Thursday, December 13, 2007

Performing Arts Interim

I know everyone has been waiting anxiously for my first post on the theatre blog...well, maybe anxious is the wrong word. But nevertheless, here it is. So, as my first post on the blog I thought I might discuss the upcoming Performing Arts Interim that I will be participating in this coming January.

This is the first time, that I know of, that an Interim class has specifically focused on performing arts while also studying abroad at the same time. Along with four other students from the Theatre Department, two students from the Music Department and a faculty member of the Music Department, I will be traveling to the Accademia dell'Arte in Arezzo, Italy. Arezzo is a medieval town in central Italy southeast of Florence. We will be staying in the Villa Godiola, a 16th century palace that overlooks the hills of Tuscany...sounds terrible doesn't it? We will be there for two and a half weeks studying Basic Italian Language, Alexander Technique, Philosophy of Art and Performance, Stage Movement, and optional Voice Coaching. All of these classes are designed to specifically help the actor develop advanced stage performance skills. I'm assuming that we will be "learning by doing" when it comes to most of these classes...afterall, Theatre is a "doing" profession. While we are there, we will also take day trips to Florence and Rome to visit museums and theaters and hopefully put the Italian we are learning to good use.

I am incredibly excited about this trip. I have never been out of the country before, so that should prove to be very interesting. I am also excited because I think it will be fascinating to experience theatre somewhere that is so completely different than Birmingham. This trip will allow us to delve into Italian theatre and culture in a way that could never be done by studying it in a book here at BSC. If this trip goes well, I am almost sure that they will continue to do this every Interim. So, cross your fingers all you potential BSC Theatre students and hope that you will be able to experience this yourself when you get here.

I hope to post updates about what we are doing while we are in Italy. If I can, I'll try to upload some pictures. Don't count on this though...I'm not very good with computers - haha. That's all for now. Hopefully, my next post will come from Arezzo. Until then, I bid thee farewell. Matt A.

Here's the link to the Accademia dell'Arte. Check it out!!!
http://www.dell-arte.org


Monday, November 12, 2007

The Tale of Hammy the Pig

Well guys, sad news. The show is over.

That, of course, explains why I am sitting in my bedroom at 7:00 on a Monday night. It has been a very long time since I have had a rehearsal-free Monday night. I'm not really sure what to do with myself!

The Taming of the Shrew closed last night. If you got to come and see it, then thanks! We had fantastic audiences each night. If you didn't come see it, we forgive you. But you better come next time! : )

It was a long journey to the end. My humble little dorm suite houses 4 members of the Taming company, and believe me, we definitely bonded quite a bit throughout the process! For the show, my roommates Lucy(who played Baptista's servant Violet), Ginny(who played Biondello as a girl named Biondella), Skyler(who was the incredible head of the props crew), and I (Bianca) definitely shared some stressful moments and sleepless nights while we prepared for the show, but we also had some fun along the way. One of Skyler's biggest props projects was creating a roasted pig on a stick for a scene at Petruchio's house. One day, I came home after rehearsal and found a hideous rubber pig about the size of a cat sitting on top of my desk. After I gasped and jumped, I burst into Sky's room to ask if she knew where it had come from. As I waited for her to finally stop laughing, I realized that it was a rejected prop. I thought, "Ok, two can play this game!" As soon as Skyler left for a few minutes, I shoved the pig into her bathroom drawer. She didn't discover it until a few days later, and we got another laugh.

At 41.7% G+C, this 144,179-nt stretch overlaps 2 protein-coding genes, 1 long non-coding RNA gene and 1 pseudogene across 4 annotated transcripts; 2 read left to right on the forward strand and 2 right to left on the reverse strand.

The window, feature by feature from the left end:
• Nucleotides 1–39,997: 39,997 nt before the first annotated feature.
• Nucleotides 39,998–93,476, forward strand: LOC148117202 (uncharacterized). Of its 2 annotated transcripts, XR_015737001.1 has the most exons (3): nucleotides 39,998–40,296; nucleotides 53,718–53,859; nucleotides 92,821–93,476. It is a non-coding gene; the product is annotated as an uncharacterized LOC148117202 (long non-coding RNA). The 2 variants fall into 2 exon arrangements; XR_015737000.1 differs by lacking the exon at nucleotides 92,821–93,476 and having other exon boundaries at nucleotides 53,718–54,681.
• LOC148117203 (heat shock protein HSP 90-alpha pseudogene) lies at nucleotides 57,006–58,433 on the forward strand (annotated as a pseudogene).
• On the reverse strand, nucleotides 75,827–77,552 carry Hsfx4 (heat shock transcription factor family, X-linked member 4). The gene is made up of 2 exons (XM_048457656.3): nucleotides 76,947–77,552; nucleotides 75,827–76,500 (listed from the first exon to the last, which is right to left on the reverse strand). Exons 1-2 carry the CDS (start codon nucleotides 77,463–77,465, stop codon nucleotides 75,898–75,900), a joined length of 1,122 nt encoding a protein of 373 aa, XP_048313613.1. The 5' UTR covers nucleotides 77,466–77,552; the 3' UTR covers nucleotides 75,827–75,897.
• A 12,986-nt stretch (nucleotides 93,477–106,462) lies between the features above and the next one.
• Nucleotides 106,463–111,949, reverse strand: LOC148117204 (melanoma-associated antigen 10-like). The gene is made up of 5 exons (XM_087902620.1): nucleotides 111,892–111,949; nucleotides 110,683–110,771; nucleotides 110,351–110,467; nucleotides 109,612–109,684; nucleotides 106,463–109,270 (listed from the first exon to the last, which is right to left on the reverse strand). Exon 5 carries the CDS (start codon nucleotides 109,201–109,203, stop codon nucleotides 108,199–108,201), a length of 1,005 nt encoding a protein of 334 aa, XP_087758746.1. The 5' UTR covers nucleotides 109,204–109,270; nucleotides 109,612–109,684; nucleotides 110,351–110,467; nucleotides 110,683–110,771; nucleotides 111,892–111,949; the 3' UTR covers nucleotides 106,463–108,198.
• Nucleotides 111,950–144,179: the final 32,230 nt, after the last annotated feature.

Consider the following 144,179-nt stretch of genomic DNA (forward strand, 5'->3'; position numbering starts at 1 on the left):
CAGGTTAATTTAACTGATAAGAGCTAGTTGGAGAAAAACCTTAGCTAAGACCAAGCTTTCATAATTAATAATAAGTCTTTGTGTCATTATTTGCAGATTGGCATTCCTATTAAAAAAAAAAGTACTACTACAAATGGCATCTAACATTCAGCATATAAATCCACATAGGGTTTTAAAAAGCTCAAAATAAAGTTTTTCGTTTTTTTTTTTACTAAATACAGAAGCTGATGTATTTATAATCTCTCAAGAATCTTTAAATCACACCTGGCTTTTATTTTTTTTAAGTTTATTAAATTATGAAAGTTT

For a few weeks, the four of us randomly hid the pig in each other's rooms. I once woke up to find it staring at me on my pillow! We have now affectionately christened the pig "Hammy," and he occupies a prominent position on top of the TV in our common room. Who knows though...one day he might just show up on Lucy's bookshelf or in Ginny's closet! Beware!

Oh, and in order to see the real pig prop that Skyler and her crew created, you should watch the video excerpt of the show!

Meanwhile, we'll move on to rehearsing for the student-directed one-acts, to be performed on December 4th and 5th. Then, we can take a little break before our January performances of Our Town and Marry Me a Little!

-Amanda

BSC's Taming of the Shrew Company


Wednesday, November 7, 2007

The Taming of the Shrew Video

video

DANCE! DANCE!

Hello blog viewers,


Anais and Spurge here wanting to drop by and pump you up about the big song and dance number at the end of Taming--it's awesome. Barclee came up with some pretty cute stuff, and who doesn't feel good when they hear...well, we'll let it be a surprise.





Anais and I conned our way into being on the balcony; sike! No, seriously, we did. Basically, I wanted to be up there and since Anais just wants to be like me, she asked to be up there, too. I don't know why, though--I dance better than she does. (In case you didn't know, Anais has been trained in classical ballet since she was four, and I have trained myself...in front of my mirror when I'm getting ready.)